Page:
After a weekend of frantic wedding party and accompanying our beloved HK friends, not to mentioned Mei Ru's last minute office work (another reason for her to quite the job), we finally touch down at Gandhi Airport, Delhi.
We follow the Rough Guide and ordered our taxi to Janpath, New Delhi (it cost RS 320, RS 70 more than what is stated in Rough Guide; need to order from a taxi booth with the word "Police" on it).
My first impression of India is that she is just another city, with chaotic traffic and dirty cars (too much dust and almost none of the cars are damage-free). Once we reach Janpath (old section of the city and favourite among the backpackers), we finally get a feel of India, with its small alley, crammed and disorganized buildings, and Indian men along the main bazaar offering various goods and services. Our driver dropped us at the wrong end of the street (after we told him numerous clues on the location of our hotel), thus we have to walk a long way with our backpack still wrapped like a cocoon in plastic. It's quite a "scary" experience as we easily caught their attention where people start to surround us offering accommodations, and they keep us following us every though we reject them politely. Luckily Rough Guide gave us an heads up that this is the norm, where we just have to ignore them and keep on walking.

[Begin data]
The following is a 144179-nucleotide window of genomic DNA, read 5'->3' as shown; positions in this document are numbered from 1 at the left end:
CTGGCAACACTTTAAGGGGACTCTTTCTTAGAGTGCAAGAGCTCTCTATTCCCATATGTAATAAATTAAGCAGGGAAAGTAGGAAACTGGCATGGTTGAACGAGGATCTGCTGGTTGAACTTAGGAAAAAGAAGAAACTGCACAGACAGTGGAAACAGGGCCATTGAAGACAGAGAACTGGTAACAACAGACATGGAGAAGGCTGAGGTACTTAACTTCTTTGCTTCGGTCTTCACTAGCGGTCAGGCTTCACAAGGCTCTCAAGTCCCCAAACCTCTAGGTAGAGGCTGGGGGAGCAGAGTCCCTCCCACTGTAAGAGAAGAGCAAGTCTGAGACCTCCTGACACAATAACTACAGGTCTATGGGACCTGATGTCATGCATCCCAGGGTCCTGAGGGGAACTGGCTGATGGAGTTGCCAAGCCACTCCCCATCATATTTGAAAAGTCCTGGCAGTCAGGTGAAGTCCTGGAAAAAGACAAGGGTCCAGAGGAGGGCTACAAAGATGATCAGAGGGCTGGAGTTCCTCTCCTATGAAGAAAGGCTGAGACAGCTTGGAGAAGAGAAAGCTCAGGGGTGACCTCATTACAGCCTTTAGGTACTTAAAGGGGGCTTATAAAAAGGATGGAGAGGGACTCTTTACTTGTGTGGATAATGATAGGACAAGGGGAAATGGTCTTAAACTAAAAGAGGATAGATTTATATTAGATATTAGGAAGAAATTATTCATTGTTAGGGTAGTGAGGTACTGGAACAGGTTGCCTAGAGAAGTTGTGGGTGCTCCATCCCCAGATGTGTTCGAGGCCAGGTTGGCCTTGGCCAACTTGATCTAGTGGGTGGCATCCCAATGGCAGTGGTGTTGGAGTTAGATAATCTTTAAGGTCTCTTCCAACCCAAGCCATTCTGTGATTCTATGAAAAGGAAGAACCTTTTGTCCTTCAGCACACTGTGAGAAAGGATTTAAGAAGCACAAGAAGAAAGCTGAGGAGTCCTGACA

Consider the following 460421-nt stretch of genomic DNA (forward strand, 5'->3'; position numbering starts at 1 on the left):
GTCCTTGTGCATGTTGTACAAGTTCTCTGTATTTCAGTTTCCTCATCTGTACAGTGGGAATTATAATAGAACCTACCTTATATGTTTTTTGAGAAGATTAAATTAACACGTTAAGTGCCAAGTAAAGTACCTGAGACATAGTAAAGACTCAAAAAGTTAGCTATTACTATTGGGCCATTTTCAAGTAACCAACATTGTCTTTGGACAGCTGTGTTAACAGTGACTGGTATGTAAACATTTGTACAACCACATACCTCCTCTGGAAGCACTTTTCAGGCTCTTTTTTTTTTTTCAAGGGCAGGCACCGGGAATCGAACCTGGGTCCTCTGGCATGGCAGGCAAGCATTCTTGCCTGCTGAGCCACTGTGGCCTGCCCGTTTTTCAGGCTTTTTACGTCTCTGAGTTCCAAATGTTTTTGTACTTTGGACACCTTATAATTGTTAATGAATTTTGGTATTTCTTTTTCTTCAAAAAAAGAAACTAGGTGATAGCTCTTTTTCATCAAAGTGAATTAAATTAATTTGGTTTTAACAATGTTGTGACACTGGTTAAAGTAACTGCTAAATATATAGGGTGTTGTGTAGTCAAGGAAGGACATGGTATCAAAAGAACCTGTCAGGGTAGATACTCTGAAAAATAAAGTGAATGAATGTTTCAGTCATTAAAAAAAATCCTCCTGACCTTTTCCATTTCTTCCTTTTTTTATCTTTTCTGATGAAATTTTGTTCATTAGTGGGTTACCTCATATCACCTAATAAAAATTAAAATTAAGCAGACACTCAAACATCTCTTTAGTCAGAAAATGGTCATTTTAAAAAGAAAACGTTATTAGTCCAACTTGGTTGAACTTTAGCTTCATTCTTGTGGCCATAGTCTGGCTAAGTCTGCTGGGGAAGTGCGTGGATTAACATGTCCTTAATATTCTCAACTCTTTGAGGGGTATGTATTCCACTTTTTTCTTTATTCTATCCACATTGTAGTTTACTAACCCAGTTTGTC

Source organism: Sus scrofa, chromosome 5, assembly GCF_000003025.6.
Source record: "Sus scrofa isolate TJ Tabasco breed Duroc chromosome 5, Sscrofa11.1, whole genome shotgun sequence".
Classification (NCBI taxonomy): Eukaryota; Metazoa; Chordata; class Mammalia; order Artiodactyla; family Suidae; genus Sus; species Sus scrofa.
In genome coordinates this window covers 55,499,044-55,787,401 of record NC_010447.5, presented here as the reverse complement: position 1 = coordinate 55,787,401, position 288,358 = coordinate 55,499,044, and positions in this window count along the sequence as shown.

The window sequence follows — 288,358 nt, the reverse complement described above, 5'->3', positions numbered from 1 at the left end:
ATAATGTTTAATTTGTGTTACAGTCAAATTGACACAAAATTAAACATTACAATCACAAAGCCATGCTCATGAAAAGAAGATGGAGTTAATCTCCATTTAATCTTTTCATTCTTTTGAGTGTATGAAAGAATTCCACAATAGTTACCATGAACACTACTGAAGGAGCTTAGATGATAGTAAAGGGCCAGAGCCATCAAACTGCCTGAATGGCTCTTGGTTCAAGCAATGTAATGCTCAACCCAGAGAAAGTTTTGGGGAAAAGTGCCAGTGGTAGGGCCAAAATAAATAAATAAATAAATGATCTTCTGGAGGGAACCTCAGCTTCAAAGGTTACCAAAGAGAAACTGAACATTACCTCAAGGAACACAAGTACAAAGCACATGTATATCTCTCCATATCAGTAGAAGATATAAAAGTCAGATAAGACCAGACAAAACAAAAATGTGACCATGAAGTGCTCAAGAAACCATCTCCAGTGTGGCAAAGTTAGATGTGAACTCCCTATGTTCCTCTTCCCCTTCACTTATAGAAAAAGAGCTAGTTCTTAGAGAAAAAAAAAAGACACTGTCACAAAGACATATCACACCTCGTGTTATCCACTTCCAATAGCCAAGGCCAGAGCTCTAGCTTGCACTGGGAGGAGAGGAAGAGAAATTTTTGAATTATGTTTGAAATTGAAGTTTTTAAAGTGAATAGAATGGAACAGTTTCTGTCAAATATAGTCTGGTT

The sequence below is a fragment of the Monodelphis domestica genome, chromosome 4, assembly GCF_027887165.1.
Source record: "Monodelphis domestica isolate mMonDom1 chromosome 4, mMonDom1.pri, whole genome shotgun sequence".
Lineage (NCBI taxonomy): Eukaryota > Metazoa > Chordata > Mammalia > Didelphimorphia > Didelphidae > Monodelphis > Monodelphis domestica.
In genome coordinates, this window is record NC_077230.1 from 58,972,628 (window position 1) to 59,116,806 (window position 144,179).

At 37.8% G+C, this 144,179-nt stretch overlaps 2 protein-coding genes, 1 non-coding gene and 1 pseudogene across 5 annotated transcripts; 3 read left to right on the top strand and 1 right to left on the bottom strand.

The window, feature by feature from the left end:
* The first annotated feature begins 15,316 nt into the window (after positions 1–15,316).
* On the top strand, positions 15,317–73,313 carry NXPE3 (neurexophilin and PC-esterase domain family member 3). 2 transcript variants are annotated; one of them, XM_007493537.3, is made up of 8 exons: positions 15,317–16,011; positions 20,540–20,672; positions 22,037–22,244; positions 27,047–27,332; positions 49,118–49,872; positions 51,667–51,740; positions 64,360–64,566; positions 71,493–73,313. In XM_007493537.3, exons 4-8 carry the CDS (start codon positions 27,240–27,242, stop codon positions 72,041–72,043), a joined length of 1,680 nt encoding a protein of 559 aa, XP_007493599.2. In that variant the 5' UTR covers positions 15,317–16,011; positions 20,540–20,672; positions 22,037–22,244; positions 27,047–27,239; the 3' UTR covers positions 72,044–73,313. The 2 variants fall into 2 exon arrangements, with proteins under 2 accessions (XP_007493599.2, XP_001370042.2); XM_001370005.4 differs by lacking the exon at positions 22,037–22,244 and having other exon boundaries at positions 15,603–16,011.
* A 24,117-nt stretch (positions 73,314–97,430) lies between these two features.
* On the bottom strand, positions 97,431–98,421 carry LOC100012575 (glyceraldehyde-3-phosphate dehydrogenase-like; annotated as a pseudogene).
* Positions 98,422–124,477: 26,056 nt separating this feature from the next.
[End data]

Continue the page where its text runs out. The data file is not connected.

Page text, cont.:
At last we found Vivek, our Hotel. It looks bright and clean, but the check in process is quite tedious where they need to take our passport for photocopy at else where and capture our face on security camera (this is the norm at every hotel in India). They have this super big journal to keep track to all the guests' information. The building has an old European-style elevator (really small with the iron grill). I would say the room is below average, but for RS 650 per night, it's not great value but it's not the worst either.
We went to Diamond Cafe just across the street for dinner. We have our first taste of Paneer (Indian cheese) mushroom with Paratha bread (Indian flat bread, known as Roti Canai in Malaysia, but it's slightly different due to the localization). It's not bad, but not as good as I imagined it (I love Indian food in Malaysia, and I was hoping the original source would be much better).